Sopwell House is a historic Georgian country house, now a luxury 128 bedroom hotel, country club & spa located south of St Albans, Hertfordshire, England. It gained fame as the gathering place for the England national football team before international football events. It has also hosted other club and international football teams. The facilities include a conference & banqueting centre, 2 restaurants, 2 bars, gym, dance studio, and spa .
Though mention of buildings on the site goes back to 1604, it was not developed as a country house until the master mason Edward Strong built his home here in the 18th century. Strong's career included work on St Paul's Cathedral and Blenheim Palace.
During the mid-19th century Sopwell House known then as New Barnes (or New Barns) was the seat of the philanthropist Mrs. Isabella Worley. Amongst the many donations to St Albans from this benefactor were Christ Church on Verulam Road and the Wooden Room in Lattimore Road.
The house was extended in Victorian times and in 1900 was leased to Prince Louis of Battenberg, an Admiral of the Royal Navy who made it his family home. His 4 children grew up here, Alice Mountbatten, Louise Mountbatten, George Mountbatten and Louis Mountbatten. They all had notable lives.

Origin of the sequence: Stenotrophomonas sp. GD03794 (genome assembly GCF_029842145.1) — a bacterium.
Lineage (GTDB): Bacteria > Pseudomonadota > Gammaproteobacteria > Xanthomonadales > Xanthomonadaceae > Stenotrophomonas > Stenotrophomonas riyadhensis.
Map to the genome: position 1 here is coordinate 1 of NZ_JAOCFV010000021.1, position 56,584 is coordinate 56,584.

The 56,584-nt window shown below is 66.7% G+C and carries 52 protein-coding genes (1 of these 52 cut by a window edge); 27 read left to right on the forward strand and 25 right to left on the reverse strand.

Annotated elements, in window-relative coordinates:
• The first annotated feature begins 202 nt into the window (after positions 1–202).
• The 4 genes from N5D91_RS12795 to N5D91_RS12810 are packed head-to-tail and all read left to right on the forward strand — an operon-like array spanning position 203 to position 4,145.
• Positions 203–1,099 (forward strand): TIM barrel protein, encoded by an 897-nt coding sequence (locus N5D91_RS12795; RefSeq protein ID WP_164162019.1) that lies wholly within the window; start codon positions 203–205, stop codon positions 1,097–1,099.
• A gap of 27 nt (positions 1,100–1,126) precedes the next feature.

The young Louis, like his father, had a distinguished Royal Navy career and was to become the last British Viceroy of India as Louis Mountbatten, 1st Earl Mountbatten of Burma. Alice married Prince Andrew of Greece and their son is Prince Philip, Duke of Edinburgh. The proposal of marriage was made in the grounds of the house. Louise Mountbatten went on to marry and become Queen of Sweden.
The hotel was bought by a family in 1986 and is still run as a family business today. It is part of the AB Hotels group consisting of 2 hotels in the South East of England (Sopwell House and Five Lakes Resort.
Other uses of the name 'Sopwell'
It should not be confused with an earlier 16th century Sopwell House, the ruins of which remain today along Cottonmill Lane near the centre of St Albans. This was built on the site of Sopwell Priory following the dissolution of the monasteries.
For the Georgian country house Sopwell Hall in North Tipperary, Ireland see Sopwell, North Tipperary